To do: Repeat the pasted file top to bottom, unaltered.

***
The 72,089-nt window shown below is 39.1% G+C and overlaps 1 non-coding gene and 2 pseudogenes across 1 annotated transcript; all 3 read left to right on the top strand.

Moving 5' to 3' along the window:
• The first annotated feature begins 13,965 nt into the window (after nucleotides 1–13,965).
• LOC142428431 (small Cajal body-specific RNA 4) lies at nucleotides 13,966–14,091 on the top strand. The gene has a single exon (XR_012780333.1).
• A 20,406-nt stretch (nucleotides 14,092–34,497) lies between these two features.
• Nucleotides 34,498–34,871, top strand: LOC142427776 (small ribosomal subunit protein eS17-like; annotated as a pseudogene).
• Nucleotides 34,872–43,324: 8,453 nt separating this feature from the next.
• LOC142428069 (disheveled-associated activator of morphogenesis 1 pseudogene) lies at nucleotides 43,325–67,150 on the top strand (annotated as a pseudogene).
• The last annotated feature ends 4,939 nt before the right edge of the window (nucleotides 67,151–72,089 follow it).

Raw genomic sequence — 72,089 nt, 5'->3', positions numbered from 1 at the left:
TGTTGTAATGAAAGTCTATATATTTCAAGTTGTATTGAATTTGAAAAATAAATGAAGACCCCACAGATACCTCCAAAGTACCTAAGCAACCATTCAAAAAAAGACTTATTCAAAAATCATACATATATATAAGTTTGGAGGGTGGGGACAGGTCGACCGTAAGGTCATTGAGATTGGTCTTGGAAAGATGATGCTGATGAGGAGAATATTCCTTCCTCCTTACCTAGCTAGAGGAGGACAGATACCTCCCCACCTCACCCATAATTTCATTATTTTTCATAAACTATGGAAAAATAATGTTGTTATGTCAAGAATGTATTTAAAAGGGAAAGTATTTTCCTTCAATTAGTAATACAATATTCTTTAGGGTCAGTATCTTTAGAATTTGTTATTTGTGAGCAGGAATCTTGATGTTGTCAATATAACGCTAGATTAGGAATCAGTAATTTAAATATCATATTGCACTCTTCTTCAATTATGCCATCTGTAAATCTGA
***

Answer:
The 72,089-nt window shown below is 39.1% G+C and overlaps 1 non-coding gene and 2 pseudogenes across 1 annotated transcript; all 3 read left to right on the top strand.

Moving 5' to 3' along the window:
• The first annotated feature begins 13,965 nt into the window (after nucleotides 1–13,965).
• LOC142428431 (small Cajal body-specific RNA 4) lies at nucleotides 13,966–14,091 on the top strand. The gene has a single exon (XR_012780333.1).
• A 20,406-nt stretch (nucleotides 14,092–34,497) lies between these two features.
• Nucleotides 34,498–34,871, top strand: LOC142427776 (small ribosomal subunit protein eS17-like; annotated as a pseudogene).
• Nucleotides 34,872–43,324: 8,453 nt separating this feature from the next.
• LOC142428069 (disheveled-associated activator of morphogenesis 1 pseudogene) lies at nucleotides 43,325–67,150 on the top strand (annotated as a pseudogene).
• The last annotated feature ends 4,939 nt before the right edge of the window (nucleotides 67,151–72,089 follow it).

Raw genomic sequence — 72,089 nt, 5'->3', positions numbered from 1 at the left:
TGTTGTAATGAAAGTCTATATATTTCAAGTTGTATTGAATTTGAAAAATAAATGAAGACCCCACAGATACCTCCAAAGTACCTAAGCAACCATTCAAAAAAAGACTTATTCAAAAATCATACATATATATAAGTTTGGAGGGTGGGGACAGGTCGACCGTAAGGTCATTGAGATTGGTCTTGGAAAGATGATGCTGATGAGGAGAATATTCCTTCCTCCTTACCTAGCTAGAGGAGGACAGATACCTCCCCACCTCACCCATAATTTCATTATTTTTCATAAACTATGGAAAAATAATGTTGTTATGTCAAGAATGTATTTAAAAGGGAAAGTATTTTCCTTCAATTAGTAATACAATATTCTTTAGGGTCAGTATCTTTAGAATTTGTTATTTGTGAGCAGGAATCTTGATGTTGTCAATATAACGCTAGATTAGGAATCAGTAATTTAAATATCATATTGCACTCTTCTTCAATTATGCCATCTGTAAATCTGA